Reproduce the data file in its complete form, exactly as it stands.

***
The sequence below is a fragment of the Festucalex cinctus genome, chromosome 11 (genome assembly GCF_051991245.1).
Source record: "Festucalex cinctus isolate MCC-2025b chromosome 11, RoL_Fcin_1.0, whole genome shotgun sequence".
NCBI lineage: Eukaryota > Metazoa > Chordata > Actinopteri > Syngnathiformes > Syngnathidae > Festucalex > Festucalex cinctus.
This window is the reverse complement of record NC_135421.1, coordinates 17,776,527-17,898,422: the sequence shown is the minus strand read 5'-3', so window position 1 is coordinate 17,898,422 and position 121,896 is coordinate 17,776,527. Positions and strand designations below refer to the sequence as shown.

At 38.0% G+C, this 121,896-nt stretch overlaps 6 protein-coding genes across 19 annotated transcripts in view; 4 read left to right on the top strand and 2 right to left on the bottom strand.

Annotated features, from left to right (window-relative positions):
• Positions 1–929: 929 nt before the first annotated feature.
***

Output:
The sequence below is a fragment of the Festucalex cinctus genome, chromosome 11 (genome assembly GCF_051991245.1).
Source record: "Festucalex cinctus isolate MCC-2025b chromosome 11, RoL_Fcin_1.0, whole genome shotgun sequence".
NCBI lineage: Eukaryota > Metazoa > Chordata > Actinopteri > Syngnathiformes > Syngnathidae > Festucalex > Festucalex cinctus.
This window is the reverse complement of record NC_135421.1, coordinates 17,776,527-17,898,422: the sequence shown is the minus strand read 5'-3', so window position 1 is coordinate 17,898,422 and position 121,896 is coordinate 17,776,527. Positions and strand designations below refer to the sequence as shown.

At 38.0% G+C, this 121,896-nt stretch overlaps 6 protein-coding genes across 19 annotated transcripts in view; 4 read left to right on the top strand and 2 right to left on the bottom strand.

Annotated features, from left to right (window-relative positions):
• Positions 1–929: 929 nt before the first annotated feature.